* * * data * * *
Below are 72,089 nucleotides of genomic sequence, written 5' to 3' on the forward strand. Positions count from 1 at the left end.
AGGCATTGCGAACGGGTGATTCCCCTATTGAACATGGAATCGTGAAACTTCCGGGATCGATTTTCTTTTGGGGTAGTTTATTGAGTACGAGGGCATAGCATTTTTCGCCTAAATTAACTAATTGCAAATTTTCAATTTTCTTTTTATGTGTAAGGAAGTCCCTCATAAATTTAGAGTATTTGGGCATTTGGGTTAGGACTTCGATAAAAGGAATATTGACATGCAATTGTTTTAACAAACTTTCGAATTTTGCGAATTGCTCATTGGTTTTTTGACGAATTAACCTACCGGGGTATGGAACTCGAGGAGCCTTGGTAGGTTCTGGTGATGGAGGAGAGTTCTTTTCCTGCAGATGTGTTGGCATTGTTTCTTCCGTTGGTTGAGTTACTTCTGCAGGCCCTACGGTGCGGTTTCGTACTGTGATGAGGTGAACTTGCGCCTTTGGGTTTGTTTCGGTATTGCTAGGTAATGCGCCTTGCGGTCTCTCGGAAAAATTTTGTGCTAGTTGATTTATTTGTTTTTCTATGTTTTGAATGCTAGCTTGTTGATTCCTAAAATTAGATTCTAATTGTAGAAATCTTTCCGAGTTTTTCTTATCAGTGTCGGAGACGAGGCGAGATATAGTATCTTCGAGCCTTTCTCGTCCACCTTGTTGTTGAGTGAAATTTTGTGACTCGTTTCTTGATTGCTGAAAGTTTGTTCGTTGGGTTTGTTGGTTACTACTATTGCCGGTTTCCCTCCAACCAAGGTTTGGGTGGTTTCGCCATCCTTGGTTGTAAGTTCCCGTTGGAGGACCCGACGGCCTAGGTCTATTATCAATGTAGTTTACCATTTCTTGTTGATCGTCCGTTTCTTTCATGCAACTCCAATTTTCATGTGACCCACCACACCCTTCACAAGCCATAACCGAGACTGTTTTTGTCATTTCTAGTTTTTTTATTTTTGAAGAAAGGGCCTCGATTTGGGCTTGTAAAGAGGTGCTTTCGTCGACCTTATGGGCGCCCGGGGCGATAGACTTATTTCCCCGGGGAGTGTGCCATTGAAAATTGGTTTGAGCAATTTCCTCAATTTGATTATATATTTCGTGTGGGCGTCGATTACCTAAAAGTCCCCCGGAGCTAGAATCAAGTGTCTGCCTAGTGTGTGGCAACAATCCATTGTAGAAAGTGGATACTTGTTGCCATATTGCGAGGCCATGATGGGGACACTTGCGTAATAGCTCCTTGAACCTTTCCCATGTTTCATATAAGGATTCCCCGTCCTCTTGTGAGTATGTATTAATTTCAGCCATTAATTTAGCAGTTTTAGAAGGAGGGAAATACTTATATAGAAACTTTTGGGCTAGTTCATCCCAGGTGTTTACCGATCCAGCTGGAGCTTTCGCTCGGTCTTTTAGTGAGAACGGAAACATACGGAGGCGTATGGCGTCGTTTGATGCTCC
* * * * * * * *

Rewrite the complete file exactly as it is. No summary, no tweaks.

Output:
Below are 72,089 nucleotides of genomic sequence, written 5' to 3' on the forward strand. Positions count from 1 at the left end.
AGGCATTGCGAACGGGTGATTCCCCTATTGAACATGGAATCGTGAAACTTCCGGGATCGATTTTCTTTTGGGGTAGTTTATTGAGTACGAGGGCATAGCATTTTTCGCCTAAATTAACTAATTGCAAATTTTCAATTTTCTTTTTATGTGTAAGGAAGTCCCTCATAAATTTAGAGTATTTGGGCATTTGGGTTAGGACTTCGATAAAAGGAATATTGACATGCAATTGTTTTAACAAACTTTCGAATTTTGCGAATTGCTCATTGGTTTTTTGACGAATTAACCTACCGGGGTATGGAACTCGAGGAGCCTTGGTAGGTTCTGGTGATGGAGGAGAGTTCTTTTCCTGCAGATGTGTTGGCATTGTTTCTTCCGTTGGTTGAGTTACTTCTGCAGGCCCTACGGTGCGGTTTCGTACTGTGATGAGGTGAACTTGCGCCTTTGGGTTTGTTTCGGTATTGCTAGGTAATGCGCCTTGCGGTCTCTCGGAAAAATTTTGTGCTAGTTGATTTATTTGTTTTTCTATGTTTTGAATGCTAGCTTGTTGATTCCTAAAATTAGATTCTAATTGTAGAAATCTTTCCGAGTTTTTCTTATCAGTGTCGGAGACGAGGCGAGATATAGTATCTTCGAGCCTTTCTCGTCCACCTTGTTGTTGAGTGAAATTTTGTGACTCGTTTCTTGATTGCTGAAAGTTTGTTCGTTGGGTTTGTTGGTTACTACTATTGCCGGTTTCCCTCCAACCAAGGTTTGGGTGGTTTCGCCATCCTTGGTTGTAAGTTCCCGTTGGAGGACCCGACGGCCTAGGTCTATTATCAATGTAGTTTACCATTTCTTGTTGATCGTCCGTTTCTTTCATGCAACTCCAATTTTCATGTGACCCACCACACCCTTCACAAGCCATAACCGAGACTGTTTTTGTCATTTCTAGTTTTTTTATTTTTGAAGAAAGGGCCTCGATTTGGGCTTGTAAAGAGGTGCTTTCGTCGACCTTATGGGCGCCCGGGGCGATAGACTTATTTCCCCGGGGAGTGTGCCATTGAAAATTGGTTTGAGCAATTTCCTCAATTTGATTATATATTTCGTGTGGGCGTCGATTACCTAAAAGTCCCCCGGAGCTAGAATCAAGTGTCTGCCTAGTGTGTGGCAACAATCCATTGTAGAAAGTGGATACTTGTTGCCATATTGCGAGGCCATGATGGGGACACTTGCGTAATAGCTCCTTGAACCTTTCCCATGTTTCATATAAGGATTCCCCGTCCTCTTGTGAGTATGTATTAATTTCAGCCATTAATTTAGCAGTTTTAGAAGGAGGGAAATACTTATATAGAAACTTTTGGGCTAGTTCATCCCAGGTGTTTACCGATCCAGCTGGAGCTTTCGCTCGGTCTTTTAGTGAGAACGGAAACATACGGAGGCGTATGGCGTCGTTTGATGCTCC